Cyberbullying takes place predominantly on social media platforms – whether they be games or comments on a post. The vulgar and violent verbal abuse that takes place online is much worse since people have the ability to be anonymous. Rude and impolite verbal statements are difficult to forget and leave a mark on your heart – and when this happens, individuals tend to take it personally. This strikes with their self-esteem and confidence while increasing depression and in some extreme cases, presenting suicidal thoughts. All in all, based on the reports from the varying studies, a conclusion can surely be drawn that social media has an extensive effect on one’s confidence, image and eventually mental health. 

All views expressed in this editorial are solely that of the author, and are not expressed on behalf of The Analyst, its affiliates, or staff.

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Zoom settles lawsuit for sharing privacy data

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Zoom has been under fire for violating its user’s privacy which allows hackers to disrupt online meetings. The Zoom platform, which gained immense popularity since the starting of the pandemic, is set to pay $86m in class action lawsuit.

The lawsuit was filed in March of 2020 and it claimed that the Zoom platform shared its user’s data to third party internet services like Facebook, Google, and Linkedin. This allowed hackers to interrupt online meetings through something called “zoombombing”. The hackers exploited the screen-sharing feature and shared appropriate and offensive pictures and messages. After the lawsuit zoom has agreed to also increase their privacy and notify users when others use third-party apps. Moreover, they have stated that they will provide training to their employees so that they know how to handle data and privacy properly. The lawsuit against Zoom was settled on Saturday, by judge Lucy Koh, in San Jose, California. The lawsuit will allow users who have been victims of hacking to get a 15% refund, or $15 to $25 dollars. Zoom has also made a statement in which they said, “the privacy and security of our users are top priorities for Zoom, and we take seriously the trust our users place on us”.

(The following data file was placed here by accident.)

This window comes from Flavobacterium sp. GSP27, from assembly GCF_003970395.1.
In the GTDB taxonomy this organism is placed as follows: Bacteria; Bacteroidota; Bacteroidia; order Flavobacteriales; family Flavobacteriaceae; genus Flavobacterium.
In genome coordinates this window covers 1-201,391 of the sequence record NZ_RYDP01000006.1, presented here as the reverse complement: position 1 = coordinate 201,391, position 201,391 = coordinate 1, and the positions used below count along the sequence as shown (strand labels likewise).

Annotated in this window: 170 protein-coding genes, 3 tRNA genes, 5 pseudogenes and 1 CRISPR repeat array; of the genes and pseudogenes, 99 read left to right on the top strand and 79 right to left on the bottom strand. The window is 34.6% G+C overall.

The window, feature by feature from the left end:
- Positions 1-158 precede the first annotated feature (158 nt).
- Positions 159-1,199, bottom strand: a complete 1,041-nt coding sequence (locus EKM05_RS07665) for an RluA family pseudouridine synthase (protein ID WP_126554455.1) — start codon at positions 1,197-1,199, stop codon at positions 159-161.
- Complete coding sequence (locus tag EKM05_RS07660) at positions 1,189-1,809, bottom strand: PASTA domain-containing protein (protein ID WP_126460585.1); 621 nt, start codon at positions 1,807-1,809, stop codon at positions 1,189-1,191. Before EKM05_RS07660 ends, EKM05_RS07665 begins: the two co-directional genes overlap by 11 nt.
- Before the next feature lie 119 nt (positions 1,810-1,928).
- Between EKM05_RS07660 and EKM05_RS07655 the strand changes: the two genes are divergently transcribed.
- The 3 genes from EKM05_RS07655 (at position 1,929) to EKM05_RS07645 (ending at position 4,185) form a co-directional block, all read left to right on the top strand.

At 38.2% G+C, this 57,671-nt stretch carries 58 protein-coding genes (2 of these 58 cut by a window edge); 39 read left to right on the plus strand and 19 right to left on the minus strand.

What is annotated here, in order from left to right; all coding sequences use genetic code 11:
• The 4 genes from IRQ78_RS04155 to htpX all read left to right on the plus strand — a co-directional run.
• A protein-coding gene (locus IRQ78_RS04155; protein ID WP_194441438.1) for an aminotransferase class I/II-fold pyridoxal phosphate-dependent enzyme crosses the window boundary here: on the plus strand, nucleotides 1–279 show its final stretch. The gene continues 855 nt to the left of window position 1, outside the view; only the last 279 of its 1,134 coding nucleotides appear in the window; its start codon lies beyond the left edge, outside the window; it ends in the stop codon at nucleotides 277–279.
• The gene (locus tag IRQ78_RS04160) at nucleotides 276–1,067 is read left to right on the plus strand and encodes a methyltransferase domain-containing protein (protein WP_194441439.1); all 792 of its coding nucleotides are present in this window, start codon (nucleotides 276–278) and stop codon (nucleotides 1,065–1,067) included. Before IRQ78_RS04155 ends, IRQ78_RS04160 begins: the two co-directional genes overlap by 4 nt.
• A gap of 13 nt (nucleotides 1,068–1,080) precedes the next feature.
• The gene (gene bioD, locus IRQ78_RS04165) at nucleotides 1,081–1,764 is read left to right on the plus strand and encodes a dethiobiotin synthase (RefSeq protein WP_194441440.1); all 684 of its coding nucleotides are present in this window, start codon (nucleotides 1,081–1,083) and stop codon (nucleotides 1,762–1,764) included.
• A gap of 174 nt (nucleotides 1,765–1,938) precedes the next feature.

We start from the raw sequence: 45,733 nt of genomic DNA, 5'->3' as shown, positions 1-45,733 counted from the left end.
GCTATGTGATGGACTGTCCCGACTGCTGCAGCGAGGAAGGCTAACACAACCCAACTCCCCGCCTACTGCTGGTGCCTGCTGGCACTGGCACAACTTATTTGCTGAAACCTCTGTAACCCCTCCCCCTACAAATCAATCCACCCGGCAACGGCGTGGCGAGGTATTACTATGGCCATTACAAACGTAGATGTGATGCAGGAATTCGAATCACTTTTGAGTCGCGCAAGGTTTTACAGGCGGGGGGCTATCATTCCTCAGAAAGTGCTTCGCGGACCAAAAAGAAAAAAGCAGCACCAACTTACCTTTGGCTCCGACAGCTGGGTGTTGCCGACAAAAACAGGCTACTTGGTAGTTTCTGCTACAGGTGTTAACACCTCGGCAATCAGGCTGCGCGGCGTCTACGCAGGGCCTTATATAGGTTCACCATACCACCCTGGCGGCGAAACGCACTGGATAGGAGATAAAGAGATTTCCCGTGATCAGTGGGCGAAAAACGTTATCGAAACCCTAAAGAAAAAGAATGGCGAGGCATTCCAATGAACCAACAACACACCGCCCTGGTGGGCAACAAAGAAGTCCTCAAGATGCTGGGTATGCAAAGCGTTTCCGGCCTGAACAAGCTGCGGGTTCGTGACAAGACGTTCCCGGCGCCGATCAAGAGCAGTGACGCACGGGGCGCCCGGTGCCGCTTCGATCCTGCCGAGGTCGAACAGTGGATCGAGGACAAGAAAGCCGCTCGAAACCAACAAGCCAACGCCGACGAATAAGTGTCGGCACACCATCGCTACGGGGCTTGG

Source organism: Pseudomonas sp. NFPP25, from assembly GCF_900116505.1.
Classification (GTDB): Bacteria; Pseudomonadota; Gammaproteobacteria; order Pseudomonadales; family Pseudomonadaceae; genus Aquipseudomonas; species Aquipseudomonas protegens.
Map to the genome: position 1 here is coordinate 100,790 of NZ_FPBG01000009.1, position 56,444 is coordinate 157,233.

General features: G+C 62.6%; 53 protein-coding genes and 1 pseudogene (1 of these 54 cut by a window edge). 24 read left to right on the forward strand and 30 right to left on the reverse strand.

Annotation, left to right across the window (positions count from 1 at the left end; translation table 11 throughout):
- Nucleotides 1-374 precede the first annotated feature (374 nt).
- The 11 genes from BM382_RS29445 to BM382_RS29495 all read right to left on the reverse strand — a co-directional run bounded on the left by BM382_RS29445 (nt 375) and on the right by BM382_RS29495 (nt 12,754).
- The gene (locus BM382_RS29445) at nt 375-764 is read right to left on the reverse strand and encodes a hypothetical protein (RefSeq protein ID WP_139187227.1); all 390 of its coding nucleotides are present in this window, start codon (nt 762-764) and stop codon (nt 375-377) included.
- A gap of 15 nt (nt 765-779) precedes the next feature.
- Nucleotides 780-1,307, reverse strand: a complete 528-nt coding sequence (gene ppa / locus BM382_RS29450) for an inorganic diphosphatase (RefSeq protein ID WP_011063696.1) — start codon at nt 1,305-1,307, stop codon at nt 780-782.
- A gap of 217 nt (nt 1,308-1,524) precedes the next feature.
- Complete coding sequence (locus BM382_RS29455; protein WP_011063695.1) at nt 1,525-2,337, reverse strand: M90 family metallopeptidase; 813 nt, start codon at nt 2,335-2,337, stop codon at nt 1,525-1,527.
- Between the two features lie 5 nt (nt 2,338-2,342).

Zoom has made over $1.3 billion dollars in Zoom meeting subscriptions by class members. Since more people had to work from home, the use of this online platform increased drastically in 2020. Furthermore, a lot of children also had to adopt online learning, which again required the help of Zoom. Overall, Zoom has made a lot of profit due to the pandemic but with a lot of people using it, comes a lot of responsibility. The number of people who started using zoom in January of 2020 was more than 81,900 which can start to decrease now as vaccine availability is increasing which is bringing back in-person school and work. The suit against Zoom was filed in the early days of quarantine when users had to face pornographic and racist statements and pictures during their important meetings displayed by the hackers. Zoom also falsely claimed that its users had end-to-end encryption, which also led to their downfall.

Hopefully, Zoom learns from its mistake and future users don’t have to face such unsettling events. The most important part of any online communication platform is the providence of absolute security so that the users can feel safe.